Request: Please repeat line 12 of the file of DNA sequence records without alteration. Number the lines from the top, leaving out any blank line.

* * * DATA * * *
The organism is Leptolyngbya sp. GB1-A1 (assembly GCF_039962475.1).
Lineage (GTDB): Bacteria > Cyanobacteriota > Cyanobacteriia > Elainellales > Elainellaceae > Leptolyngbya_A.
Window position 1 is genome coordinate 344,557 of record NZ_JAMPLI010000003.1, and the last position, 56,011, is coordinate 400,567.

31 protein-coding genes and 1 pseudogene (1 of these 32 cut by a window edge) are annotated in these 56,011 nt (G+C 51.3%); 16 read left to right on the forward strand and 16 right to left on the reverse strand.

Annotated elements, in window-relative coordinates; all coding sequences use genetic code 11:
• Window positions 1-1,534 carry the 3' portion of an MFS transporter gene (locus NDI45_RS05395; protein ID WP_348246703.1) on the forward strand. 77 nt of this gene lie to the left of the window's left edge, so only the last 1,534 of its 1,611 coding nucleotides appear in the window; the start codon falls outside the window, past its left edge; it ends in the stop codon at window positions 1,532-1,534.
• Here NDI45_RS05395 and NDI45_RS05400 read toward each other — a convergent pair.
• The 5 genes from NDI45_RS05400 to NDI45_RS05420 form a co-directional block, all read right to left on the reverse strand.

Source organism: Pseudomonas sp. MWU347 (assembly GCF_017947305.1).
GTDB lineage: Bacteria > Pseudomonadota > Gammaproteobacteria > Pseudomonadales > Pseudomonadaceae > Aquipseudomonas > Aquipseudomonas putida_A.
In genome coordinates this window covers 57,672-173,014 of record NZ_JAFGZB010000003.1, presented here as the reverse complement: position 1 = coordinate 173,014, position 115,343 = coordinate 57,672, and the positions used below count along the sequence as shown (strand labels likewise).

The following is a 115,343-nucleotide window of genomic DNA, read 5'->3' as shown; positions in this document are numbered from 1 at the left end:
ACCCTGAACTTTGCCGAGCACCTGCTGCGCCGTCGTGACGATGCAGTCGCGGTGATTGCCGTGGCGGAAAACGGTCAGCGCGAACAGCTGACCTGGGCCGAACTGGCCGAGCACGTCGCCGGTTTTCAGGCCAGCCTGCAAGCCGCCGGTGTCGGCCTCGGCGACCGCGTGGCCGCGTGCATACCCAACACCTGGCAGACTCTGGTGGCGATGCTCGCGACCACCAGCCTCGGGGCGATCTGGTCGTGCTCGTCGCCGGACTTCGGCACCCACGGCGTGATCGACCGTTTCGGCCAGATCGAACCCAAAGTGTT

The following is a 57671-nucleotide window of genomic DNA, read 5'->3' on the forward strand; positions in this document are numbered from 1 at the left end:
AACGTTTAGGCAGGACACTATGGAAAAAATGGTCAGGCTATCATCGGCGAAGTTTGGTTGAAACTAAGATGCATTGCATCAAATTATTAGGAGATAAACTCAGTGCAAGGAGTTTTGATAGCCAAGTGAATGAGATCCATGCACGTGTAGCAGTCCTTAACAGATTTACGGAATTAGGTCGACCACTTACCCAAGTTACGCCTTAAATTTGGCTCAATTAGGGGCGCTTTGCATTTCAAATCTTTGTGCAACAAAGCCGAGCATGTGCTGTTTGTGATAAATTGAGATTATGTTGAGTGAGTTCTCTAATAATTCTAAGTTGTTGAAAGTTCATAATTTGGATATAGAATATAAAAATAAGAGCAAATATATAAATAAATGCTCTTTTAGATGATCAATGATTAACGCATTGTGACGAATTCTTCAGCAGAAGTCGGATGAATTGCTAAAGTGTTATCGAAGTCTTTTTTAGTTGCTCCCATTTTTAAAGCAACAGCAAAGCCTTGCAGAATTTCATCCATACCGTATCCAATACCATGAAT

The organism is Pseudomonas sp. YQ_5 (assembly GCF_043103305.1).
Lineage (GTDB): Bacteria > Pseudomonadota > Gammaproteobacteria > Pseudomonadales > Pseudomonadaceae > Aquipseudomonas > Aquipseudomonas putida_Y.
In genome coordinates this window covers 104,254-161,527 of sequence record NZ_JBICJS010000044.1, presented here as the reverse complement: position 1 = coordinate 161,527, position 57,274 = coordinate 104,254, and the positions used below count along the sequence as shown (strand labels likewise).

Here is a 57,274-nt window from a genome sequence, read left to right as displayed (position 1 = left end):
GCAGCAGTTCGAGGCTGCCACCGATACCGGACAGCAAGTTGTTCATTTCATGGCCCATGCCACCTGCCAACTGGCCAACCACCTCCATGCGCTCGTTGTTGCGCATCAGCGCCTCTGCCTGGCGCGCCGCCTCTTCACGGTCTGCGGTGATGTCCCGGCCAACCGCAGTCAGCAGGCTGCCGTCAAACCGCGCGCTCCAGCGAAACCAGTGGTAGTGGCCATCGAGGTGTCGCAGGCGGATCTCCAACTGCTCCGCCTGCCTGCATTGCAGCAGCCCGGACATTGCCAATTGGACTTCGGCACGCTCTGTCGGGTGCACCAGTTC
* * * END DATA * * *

The following is a 115,343-nucleotide window of genomic DNA, read 5'->3' as shown; positions in this document are numbered from 1 at the left end: